With the Kentucky Derby only two days off, it's high time you thought about supplies.
Have you laid in enough bourbon to meet demand? Old Forester, my bourbon ordinaire, will do very well, and Maker's Mark is excellent. If you're flush, or expect to be so after the race, go for small batch.*
Crucially, have you been out to the back yard to see whether this year's late, cold spring and Noachian rains have delayed the growth of the mint you will need for juleps?
Once you have ascertained that you have the essentials, have a look at my annual reminder on constructing a proper mint julep:
Traditionalists use silver cups. Among us plebs, a good squat glass with a solid bottom will do nicely.
Harvest your mint, rinse it, and pat it dry with paper towels. Put about a teaspoon of sugar in a glass and mix it with just enough water to dissolve it. Then add a few mint leaves and muddle them thoroughly. If your equipment lacks a muddler, the handle of a crab mallet will do the job.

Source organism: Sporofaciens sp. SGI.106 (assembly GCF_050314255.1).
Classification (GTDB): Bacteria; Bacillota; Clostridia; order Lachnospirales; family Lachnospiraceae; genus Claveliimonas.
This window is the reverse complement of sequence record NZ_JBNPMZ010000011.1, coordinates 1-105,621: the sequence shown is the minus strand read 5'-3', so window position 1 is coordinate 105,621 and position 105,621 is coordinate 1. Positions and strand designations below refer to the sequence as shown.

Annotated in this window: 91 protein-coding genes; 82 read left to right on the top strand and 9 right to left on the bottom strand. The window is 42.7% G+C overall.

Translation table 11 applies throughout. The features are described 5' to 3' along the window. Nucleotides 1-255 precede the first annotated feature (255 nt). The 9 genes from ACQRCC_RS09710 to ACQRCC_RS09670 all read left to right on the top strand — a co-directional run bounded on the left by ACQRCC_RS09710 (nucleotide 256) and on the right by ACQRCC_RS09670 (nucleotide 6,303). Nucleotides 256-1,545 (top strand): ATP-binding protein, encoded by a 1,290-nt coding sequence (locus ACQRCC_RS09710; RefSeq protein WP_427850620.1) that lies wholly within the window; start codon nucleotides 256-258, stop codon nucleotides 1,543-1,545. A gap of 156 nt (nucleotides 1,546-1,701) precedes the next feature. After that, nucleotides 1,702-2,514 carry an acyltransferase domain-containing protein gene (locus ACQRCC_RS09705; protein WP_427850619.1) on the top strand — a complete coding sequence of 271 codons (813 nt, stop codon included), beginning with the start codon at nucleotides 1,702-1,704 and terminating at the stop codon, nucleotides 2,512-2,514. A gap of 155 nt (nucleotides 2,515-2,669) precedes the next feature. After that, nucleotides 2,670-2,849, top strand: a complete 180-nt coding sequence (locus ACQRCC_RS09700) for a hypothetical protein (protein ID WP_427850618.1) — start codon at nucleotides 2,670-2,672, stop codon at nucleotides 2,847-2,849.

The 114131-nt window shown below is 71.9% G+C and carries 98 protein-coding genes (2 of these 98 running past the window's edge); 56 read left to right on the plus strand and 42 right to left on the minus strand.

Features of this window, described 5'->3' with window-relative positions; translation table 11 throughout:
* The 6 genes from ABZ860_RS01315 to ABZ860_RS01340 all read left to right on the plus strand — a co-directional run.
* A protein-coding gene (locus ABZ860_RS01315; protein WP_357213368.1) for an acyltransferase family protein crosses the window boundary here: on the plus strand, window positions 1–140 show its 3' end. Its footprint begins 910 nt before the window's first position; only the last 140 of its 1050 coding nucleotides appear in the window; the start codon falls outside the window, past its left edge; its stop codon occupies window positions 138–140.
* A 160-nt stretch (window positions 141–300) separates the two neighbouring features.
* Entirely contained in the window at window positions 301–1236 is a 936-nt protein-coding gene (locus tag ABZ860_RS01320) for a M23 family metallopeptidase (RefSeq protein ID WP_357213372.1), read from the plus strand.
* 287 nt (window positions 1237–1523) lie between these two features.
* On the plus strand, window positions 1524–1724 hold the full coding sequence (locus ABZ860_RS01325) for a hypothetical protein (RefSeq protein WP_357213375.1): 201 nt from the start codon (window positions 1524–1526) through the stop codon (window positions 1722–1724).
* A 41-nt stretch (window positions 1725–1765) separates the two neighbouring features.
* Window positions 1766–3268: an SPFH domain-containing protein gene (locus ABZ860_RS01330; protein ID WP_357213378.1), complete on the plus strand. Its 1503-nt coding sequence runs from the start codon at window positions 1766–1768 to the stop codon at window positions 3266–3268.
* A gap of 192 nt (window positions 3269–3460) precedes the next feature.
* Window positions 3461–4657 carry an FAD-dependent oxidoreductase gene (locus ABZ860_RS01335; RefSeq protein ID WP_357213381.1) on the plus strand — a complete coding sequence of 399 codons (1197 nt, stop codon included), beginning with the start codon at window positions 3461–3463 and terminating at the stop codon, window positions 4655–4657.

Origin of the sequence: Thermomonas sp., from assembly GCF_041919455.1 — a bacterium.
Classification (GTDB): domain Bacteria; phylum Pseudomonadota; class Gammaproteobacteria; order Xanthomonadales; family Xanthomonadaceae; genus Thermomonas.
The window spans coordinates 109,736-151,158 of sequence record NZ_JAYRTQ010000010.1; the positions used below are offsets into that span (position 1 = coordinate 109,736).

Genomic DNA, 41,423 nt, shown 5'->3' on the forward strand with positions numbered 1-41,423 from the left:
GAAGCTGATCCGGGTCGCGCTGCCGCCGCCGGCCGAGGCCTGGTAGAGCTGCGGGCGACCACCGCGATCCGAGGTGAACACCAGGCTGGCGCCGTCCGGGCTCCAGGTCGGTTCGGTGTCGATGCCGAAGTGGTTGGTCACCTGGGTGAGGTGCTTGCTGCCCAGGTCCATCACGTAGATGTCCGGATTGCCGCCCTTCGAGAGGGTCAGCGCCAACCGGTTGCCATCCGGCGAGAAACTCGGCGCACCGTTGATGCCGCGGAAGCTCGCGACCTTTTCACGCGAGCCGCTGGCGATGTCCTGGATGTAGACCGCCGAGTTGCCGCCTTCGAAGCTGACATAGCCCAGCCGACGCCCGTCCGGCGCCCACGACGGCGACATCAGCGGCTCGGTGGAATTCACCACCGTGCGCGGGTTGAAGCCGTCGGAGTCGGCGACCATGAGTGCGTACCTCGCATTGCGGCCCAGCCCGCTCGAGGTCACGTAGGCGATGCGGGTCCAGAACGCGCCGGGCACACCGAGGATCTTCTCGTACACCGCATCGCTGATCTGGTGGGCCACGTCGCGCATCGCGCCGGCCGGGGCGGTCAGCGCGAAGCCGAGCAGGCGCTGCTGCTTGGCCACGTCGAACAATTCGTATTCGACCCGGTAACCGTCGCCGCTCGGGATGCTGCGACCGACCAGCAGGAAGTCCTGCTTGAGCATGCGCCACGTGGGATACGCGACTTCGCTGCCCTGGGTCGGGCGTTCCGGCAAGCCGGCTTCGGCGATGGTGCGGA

The ice is important. It should be cracked ice. Crushed ice will melt quickly, yielding a weak and watery julep. Ice cubes will not produce the correct balance. Take some ice cubes, put them in a plastic bag and wrap it in a kitchen towel, and wale away at it with a rolling pin.
Fill the glass with cracked ice and pour bourbon over it until the ice is covered. Garnish with a mint leaf. Sip. Reflect that life is sweet and good as you give thanks to the Baptist clergy for their two great contributions to Western civilization: the separation of church and state, and bourbon whiskey.
One final reminder: When the band plays “My Old Kentucky Home,” shut your mouth and stand respectfully.
Then you can do as you like.
*On no account use any of that ersatz bourbon from Tennessee or from any location other than the Commonwealth of Kentucky.
Copyright © 2015, The Baltimore Sun